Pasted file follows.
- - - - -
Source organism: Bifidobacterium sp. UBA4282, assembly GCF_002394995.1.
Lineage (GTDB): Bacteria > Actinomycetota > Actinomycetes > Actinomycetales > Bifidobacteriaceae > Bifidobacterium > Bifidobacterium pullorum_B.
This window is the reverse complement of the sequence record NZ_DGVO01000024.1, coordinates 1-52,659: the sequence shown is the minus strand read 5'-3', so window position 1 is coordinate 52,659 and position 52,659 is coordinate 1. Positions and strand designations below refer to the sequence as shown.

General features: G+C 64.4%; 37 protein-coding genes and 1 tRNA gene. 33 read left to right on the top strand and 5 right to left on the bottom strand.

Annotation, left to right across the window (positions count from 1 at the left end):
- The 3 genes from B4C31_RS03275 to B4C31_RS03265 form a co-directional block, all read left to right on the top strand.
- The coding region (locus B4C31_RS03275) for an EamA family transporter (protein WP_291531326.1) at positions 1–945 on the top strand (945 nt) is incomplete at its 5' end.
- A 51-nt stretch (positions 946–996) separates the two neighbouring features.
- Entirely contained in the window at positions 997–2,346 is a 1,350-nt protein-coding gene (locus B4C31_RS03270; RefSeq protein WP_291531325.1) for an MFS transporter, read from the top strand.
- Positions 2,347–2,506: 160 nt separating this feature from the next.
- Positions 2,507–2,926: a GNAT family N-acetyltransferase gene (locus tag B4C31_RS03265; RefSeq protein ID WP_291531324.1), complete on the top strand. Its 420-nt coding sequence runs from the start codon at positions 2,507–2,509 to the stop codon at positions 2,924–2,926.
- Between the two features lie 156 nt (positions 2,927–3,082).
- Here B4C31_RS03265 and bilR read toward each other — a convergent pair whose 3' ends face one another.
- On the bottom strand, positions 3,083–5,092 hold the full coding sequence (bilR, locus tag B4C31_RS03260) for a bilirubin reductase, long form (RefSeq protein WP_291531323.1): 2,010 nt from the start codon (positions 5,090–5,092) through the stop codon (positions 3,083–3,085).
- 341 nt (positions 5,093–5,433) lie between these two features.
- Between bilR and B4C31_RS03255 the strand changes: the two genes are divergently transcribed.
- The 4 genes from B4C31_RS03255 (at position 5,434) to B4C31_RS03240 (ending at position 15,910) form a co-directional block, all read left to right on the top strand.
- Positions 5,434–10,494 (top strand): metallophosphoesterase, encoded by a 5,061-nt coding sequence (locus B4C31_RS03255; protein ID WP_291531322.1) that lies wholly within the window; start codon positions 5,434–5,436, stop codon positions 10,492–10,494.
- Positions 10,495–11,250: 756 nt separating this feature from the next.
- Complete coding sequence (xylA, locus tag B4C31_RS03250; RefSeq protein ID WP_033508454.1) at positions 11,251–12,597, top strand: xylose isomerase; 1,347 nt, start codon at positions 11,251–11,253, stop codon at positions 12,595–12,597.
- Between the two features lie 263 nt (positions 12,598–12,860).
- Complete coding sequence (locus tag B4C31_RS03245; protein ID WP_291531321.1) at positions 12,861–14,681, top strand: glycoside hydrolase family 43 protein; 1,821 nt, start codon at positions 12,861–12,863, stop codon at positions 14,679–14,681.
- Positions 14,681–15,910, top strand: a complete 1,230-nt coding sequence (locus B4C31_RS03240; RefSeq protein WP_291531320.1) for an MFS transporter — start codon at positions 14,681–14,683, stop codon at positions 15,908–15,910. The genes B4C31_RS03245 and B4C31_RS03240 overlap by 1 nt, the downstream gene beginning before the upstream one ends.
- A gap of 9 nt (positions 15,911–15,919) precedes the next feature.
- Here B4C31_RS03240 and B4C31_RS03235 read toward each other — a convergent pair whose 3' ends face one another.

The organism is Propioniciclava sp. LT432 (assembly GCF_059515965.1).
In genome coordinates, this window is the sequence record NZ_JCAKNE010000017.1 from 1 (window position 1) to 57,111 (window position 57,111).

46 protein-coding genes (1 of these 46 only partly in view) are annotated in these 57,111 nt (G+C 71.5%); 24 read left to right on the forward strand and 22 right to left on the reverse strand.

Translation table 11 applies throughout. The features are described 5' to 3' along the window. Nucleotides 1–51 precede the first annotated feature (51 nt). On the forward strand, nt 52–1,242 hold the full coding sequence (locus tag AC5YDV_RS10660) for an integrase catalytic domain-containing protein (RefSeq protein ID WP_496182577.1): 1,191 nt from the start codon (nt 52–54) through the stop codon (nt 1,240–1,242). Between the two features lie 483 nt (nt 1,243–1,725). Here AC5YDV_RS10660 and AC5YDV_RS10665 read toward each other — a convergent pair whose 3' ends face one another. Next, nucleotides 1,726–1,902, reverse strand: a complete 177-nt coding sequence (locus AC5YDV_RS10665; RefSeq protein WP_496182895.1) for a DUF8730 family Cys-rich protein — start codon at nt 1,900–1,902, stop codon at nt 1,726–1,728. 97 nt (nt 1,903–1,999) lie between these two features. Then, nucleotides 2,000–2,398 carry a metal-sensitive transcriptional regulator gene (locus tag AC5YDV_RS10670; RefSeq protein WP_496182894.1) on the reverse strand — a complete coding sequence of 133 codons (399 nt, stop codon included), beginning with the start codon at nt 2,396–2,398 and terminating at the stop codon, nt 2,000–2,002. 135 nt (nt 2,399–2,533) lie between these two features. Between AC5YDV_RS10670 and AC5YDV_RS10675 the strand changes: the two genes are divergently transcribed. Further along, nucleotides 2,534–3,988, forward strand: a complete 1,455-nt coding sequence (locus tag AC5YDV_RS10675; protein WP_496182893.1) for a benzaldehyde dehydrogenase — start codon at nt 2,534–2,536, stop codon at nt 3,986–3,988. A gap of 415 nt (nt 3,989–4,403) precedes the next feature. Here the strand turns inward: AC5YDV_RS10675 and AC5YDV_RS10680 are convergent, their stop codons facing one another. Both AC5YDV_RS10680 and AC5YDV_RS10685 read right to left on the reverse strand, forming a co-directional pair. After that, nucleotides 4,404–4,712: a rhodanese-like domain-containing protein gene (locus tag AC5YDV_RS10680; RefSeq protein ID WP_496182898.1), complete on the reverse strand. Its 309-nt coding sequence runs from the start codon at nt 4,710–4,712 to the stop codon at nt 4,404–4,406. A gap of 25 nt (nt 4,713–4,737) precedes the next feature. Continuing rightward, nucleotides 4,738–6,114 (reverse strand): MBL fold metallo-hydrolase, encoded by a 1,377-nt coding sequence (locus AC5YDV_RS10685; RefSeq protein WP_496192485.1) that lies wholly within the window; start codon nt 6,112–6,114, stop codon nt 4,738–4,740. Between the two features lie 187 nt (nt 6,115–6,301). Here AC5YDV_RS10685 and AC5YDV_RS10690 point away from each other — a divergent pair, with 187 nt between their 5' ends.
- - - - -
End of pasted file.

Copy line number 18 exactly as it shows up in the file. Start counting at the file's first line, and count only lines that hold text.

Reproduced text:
- Positions 5,434–10,494 (top strand): metallophosphoesterase, encoded by a 5,061-nt coding sequence (locus B4C31_RS03255; protein ID WP_291531322.1) that lies wholly within the window; start codon positions 5,434–5,436, stop codon positions 10,492–10,494.